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Report ranks Pittsburgh in top 40 U.S. cities for 'arts vibrancy'

People watch a musical act perform on a stage on a downtown Pittsburgh street.
Bill O'Driscoll
90.5 WESA
The Three Rivers Arts Festival, as seen in this 2022 photo, is among Pittsburgh's biggest arts events.

A new national report has returned Pittsburgh to the list of the 40 best U.S. cities for arts and cultural life.

The eighth annual Arts Vibrancy Index, released last week, ranked Pittsburgh in the top 5% of all U.S. cities for arts, and 15th on the list of U.S. cities of more than 1 million.

While SMU Data Arts emphasizes that the rankings are relative and notes that many performing arts groups continue to struggle financially after the pandemic, the honor feels like a pat on the back to everyone from the city's largest museums to its smallest theater companies.

“Clearly Pittsburgh is incredibly rich in terms of the arts and culture landscape in the city,” said Jennifer Benoit-Bryan, research director at SMU DataArts, the Southern Methodist University project that has released the index since 2014.

The study draws on 2022 tax and census data to rank cities based on factors, including numbers of artists and arts organizations, arts jobs, and private and public spending on the arts. The complete report is here.

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The “large cities” list was topped by such usual suspects as San Francisco, New York City, and Washington, D.C.

Benoit-Bryan said Pittsburgh stands out for its high number of arts jobs.

“It’s in terms of arts and culture employees per capita where Pittsburgh is actually the best in Pennsylvania and 15th out of 947 communities in the country,” she said.

Pittsburgh ranked 67th nationally in “arts providers,” a category that includes independent artists as well as employees of arts groups.

She added Pittsburgh also stands out for its arts spending, which includes both earned and contributed revenue as well as the expenses incurred by arts groups and total compensation paid by nonprofit arts groups to staff and artists.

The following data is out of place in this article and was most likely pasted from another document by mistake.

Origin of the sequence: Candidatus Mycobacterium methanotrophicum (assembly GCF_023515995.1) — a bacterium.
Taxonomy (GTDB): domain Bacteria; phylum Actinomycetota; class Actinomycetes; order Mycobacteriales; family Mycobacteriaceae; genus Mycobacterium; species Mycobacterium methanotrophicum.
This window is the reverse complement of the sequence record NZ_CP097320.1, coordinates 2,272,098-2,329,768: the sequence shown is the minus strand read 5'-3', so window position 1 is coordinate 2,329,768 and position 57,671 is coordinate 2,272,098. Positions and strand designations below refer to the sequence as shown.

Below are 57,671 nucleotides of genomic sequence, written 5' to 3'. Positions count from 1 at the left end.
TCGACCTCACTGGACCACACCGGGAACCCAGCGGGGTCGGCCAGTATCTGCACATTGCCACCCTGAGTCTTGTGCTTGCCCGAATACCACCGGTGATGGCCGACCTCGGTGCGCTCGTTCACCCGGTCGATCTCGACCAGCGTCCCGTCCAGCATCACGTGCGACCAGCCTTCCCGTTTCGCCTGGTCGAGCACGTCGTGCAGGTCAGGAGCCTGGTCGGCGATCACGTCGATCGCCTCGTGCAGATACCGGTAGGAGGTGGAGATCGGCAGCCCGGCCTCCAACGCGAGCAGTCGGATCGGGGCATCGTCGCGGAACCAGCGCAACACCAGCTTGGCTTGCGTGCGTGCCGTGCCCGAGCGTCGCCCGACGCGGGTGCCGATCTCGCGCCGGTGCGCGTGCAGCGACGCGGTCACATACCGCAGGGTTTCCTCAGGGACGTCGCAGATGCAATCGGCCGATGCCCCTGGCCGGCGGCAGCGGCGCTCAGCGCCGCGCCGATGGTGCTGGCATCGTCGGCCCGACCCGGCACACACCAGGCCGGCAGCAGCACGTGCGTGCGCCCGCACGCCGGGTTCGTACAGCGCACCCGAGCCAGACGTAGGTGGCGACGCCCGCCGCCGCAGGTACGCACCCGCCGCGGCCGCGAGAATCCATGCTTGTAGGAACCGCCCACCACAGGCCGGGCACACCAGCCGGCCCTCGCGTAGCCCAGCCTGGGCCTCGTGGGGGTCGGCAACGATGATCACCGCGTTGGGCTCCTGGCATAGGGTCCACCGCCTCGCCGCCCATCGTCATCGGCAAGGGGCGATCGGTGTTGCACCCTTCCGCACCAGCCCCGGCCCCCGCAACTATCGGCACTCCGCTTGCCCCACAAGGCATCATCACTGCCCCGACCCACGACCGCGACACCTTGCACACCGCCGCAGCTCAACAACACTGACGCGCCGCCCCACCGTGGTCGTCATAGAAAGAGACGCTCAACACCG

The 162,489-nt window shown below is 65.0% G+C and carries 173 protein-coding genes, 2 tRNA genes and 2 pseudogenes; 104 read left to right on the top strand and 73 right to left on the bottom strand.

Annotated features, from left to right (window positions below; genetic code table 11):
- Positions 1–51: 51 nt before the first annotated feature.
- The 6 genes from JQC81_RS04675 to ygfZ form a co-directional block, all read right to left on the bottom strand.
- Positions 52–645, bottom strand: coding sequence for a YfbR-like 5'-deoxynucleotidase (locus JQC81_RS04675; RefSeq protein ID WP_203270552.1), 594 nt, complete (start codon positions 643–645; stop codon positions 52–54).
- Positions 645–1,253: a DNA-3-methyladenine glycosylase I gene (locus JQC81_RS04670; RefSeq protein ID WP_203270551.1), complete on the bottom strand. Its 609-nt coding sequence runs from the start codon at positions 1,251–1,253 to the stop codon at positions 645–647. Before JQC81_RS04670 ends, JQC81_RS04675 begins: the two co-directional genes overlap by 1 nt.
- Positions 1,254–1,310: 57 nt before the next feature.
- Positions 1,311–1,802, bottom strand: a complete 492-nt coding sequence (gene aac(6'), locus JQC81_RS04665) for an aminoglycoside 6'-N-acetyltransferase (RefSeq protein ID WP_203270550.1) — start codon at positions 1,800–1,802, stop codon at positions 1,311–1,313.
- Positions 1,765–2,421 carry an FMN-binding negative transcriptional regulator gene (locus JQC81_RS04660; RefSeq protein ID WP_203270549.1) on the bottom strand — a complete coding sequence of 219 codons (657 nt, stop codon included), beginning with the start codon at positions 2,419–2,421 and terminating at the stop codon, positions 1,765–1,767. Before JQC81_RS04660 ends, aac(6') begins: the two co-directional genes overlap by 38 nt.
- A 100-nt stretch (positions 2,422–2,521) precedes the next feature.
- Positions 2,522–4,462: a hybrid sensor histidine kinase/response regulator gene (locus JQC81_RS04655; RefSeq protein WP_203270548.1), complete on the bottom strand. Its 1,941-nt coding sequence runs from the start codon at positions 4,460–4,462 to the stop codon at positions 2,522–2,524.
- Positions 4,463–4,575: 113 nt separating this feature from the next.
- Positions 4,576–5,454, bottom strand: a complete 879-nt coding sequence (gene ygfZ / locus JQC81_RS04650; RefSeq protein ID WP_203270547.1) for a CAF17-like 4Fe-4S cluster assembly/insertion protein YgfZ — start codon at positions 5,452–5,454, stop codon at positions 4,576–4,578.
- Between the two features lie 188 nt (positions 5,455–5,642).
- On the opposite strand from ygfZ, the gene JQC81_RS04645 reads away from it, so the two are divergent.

The city ranked 23rd in the U.S. out of all 947 communities surveyed. Pittsburgh was also 45th in total government support for the arts.

Pittsburgh had last appeared among the top 40 in 2018. Because of the pandemic shutdown, no report was published in 2021, and the 2022 report did not rank cities.

Others ranking ahead of Pittsburgh on the large-cities list include Philadelphia (fifth), Frederick-Gaithersburg-Rockville, Md. (seventh), and Cleveland (12th). Canton-Massilon, Ohio (two hours west), ranked eighth among “medium communities.”

The report does not address issues of race, gender, or pay equity.

The Arts Vibrancy Index is intended, in part, as a way for artists and arts groups to decide where to relocate and tour, said Benoit-Bryan, who added, “We hope that it’s a tool for arts and culture organizations in asking for more funding and leveraging more funding.”

The online version of the report includes an interactive map with county-by-county information.

Bill is a long-time Pittsburgh-based journalist specializing in the arts and the environment. Previous to working at WESA, he spent 21 years at the weekly Pittsburgh City Paper, the last 14 as Arts & Entertainment editor. He is a graduate of Northwestern University's Medill School of Journalism and in 30-plus years as a journalist has freelanced for publications including In Pittsburgh, The Nation, E: The Environmental Magazine, American Theatre, and the Pittsburgh Post-Gazette. Bill has earned numerous Golden Quill awards from the Press Club of Western Pennsylvania. He lives in the neighborhood of Manchester, and he once milked a goat. Email: